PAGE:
Chicago, United States
Like Bobby Darin in the late 1960's, I'm an aging MOR singer becoming increasingly incensed at the state of the union and its citizens, a mass hypnotized by religion, Fox News and the latest device with a screen manufactured in China and sold at Best Buy. While much of my music consists of covers, with the exception of the title track on my new CD Americans Idle, the songs are presented utilizing samples or stylistic choices relevant to our country's dilemma. Often the context is obvious. The title track refers as much to a collective consciousness gone reality show as to the lack of massive protest to unnecessary wars and supreme court corporate representation. 1929's Brother Can You Spare A Dime is shocking in its currency, irrefutable evidence of our inability to modify our behavior according to history. Sometimes it is not, as in the challenging (in more ways than one) Death Panel Medley, not merely an ode to faith-based deception but preparation in case I need something to listen to when the Obama administration decides to lay me on the cement slab watching rolling wheat fields and waterfalls in Cinerama. Although I'd rather hear them sung by Andy Williams than by me (who wouldn't?).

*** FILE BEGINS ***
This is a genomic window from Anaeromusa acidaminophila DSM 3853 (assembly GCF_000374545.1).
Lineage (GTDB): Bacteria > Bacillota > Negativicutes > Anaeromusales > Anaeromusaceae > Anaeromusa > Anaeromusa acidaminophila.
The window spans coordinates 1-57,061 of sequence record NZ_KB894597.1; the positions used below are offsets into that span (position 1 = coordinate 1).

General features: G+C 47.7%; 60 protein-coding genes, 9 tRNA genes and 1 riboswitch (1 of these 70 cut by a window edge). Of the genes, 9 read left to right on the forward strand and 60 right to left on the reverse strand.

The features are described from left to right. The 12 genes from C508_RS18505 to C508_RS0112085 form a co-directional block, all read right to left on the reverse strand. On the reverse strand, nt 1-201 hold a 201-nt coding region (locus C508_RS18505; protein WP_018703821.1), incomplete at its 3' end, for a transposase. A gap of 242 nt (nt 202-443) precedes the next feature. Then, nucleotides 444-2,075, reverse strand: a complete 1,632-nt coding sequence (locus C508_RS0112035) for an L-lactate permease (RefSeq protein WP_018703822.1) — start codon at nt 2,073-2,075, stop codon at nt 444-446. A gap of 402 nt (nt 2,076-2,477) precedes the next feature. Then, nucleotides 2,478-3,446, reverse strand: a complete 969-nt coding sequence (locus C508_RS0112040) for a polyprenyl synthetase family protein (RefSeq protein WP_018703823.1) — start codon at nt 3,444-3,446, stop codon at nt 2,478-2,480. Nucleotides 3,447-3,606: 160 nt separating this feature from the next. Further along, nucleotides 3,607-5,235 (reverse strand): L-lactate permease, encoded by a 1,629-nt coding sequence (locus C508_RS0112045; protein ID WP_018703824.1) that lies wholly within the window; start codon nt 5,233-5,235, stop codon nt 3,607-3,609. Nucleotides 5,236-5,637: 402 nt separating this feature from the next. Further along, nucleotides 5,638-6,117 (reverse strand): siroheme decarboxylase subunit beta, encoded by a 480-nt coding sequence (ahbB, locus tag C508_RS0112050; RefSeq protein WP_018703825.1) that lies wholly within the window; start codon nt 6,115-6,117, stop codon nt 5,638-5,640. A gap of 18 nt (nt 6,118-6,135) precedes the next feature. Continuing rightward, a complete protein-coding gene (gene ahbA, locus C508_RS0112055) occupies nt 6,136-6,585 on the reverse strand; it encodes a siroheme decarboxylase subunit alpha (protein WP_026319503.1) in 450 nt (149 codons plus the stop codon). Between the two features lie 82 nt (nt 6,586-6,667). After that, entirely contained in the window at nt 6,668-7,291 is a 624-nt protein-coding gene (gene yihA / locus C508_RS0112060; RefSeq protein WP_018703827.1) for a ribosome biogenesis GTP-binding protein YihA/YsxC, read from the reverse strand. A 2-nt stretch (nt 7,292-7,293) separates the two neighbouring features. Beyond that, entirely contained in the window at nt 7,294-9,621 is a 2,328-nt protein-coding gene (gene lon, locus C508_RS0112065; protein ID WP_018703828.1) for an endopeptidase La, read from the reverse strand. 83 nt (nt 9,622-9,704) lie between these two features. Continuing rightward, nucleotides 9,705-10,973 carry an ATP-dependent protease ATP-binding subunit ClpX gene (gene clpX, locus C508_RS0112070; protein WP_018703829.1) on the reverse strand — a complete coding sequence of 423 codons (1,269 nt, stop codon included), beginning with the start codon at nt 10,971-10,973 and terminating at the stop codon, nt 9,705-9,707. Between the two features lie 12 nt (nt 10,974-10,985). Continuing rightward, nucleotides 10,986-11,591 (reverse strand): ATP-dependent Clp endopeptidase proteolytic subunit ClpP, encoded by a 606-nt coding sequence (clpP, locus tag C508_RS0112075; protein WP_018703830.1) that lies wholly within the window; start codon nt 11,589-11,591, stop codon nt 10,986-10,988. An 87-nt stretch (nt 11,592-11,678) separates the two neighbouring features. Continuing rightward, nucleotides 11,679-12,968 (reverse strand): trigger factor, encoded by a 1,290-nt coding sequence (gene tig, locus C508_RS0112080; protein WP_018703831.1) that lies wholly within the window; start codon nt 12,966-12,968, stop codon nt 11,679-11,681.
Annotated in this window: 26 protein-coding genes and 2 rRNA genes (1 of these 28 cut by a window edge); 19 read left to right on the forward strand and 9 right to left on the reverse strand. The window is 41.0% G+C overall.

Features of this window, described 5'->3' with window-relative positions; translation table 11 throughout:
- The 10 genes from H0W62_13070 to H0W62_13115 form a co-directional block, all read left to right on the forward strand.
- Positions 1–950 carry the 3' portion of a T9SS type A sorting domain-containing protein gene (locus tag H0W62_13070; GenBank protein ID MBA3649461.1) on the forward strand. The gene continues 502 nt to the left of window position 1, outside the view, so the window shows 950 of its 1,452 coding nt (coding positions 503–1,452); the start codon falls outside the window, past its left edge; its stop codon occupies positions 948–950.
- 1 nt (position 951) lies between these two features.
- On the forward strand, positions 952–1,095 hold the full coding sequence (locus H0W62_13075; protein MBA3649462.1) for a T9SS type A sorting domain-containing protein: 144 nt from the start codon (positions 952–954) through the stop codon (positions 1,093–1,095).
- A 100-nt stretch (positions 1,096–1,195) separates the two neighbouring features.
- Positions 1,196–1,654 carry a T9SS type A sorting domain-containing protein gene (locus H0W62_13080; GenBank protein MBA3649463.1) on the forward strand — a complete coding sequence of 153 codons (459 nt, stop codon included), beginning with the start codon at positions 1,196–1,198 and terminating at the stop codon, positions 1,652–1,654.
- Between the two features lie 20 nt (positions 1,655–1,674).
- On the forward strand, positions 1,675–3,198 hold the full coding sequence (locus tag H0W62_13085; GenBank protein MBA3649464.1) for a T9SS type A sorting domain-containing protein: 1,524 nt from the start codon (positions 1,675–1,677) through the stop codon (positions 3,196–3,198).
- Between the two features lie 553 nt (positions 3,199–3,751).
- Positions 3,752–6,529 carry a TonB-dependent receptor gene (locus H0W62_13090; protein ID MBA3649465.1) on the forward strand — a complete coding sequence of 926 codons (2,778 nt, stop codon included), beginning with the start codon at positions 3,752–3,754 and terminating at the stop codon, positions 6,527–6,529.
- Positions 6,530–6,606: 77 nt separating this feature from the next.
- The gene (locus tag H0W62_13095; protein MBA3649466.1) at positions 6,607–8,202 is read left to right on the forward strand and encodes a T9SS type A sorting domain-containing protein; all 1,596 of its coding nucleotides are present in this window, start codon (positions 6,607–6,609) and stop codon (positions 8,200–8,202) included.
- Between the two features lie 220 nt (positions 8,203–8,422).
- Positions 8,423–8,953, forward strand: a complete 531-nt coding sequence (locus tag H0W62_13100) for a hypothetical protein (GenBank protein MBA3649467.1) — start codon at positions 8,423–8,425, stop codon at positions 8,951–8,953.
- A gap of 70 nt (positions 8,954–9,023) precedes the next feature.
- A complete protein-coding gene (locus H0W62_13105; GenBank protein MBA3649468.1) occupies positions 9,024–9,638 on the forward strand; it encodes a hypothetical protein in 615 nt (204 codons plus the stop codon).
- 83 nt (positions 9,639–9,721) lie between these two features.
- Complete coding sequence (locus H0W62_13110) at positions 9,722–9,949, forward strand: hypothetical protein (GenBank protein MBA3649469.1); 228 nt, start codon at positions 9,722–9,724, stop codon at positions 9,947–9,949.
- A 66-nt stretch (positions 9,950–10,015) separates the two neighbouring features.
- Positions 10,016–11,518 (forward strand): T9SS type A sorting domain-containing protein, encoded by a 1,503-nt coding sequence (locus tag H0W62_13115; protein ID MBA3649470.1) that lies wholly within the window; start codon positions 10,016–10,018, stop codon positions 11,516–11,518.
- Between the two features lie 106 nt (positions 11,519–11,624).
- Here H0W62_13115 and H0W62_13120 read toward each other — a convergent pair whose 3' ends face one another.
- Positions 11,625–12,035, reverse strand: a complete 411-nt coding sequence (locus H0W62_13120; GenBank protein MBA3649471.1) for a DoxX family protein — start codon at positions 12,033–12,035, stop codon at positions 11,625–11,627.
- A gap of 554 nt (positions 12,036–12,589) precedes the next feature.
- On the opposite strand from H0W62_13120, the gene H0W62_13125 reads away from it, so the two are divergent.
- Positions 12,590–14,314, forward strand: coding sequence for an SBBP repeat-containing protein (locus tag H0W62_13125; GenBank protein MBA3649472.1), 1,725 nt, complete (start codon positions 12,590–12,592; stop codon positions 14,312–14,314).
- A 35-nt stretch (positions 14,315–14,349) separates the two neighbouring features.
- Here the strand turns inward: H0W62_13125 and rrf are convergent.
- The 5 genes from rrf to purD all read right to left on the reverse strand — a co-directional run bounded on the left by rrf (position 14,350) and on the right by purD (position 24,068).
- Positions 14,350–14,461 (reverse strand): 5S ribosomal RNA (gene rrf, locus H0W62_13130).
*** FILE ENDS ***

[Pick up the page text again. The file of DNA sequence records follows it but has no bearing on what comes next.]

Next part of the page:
Needless to say, my style of singing is going the way of Harry Connick Jr*, rescued temporarily by the more "today" sound assembled by Elliot Ross. What started as a vocal/guitar/keyboard project, with Elliot playing all accompaniment, morphed into a recruitment of local musicians that creates a listening experience unique for this type of music. I didn't say good or bad, but it is unique, and an experience. Have you ever been experienced?
Problem is, I have. Not only by Jimi, but Roger Waters, Jerry Garcia, and yes, even Michael Nesmith**. And then not only by Dean Martin, but by Jack Jones, Andy WIlliams, Tom Jones, Shirley Bassey and, yes, even Bobby Darin***. In a sense this is the hybridization of these two musical worlds, at first glance distant relatives but in many ways first cousins. A style caught in the twilight zone of MOR and rock from the 1960's and 1970's, and old tyme lounge/bar music-- songs that nobody has recorded for 30 years or more (except for Neil Diamond****). Perhaps there is a reason for that.
*--This is no critique of Harry Connick, Jr. His version of Spiderman is a winner.
**--Michael Nesmith has done six country rock albums, several pop/rock albums, a few symphonic/orchestral albums...he's good.
***--In 1968, Bobby Darin started Commitment Records, which lasted for two albums consisting of socially relevant songs penned by Darin. Rock on.
****-- I was disappointed to see Neil Diamond recording Alone Again Naturally on his 2010 release Dreams, I thought I was the only one who remembered it, but give the man his due. He definitely sounds lonely.
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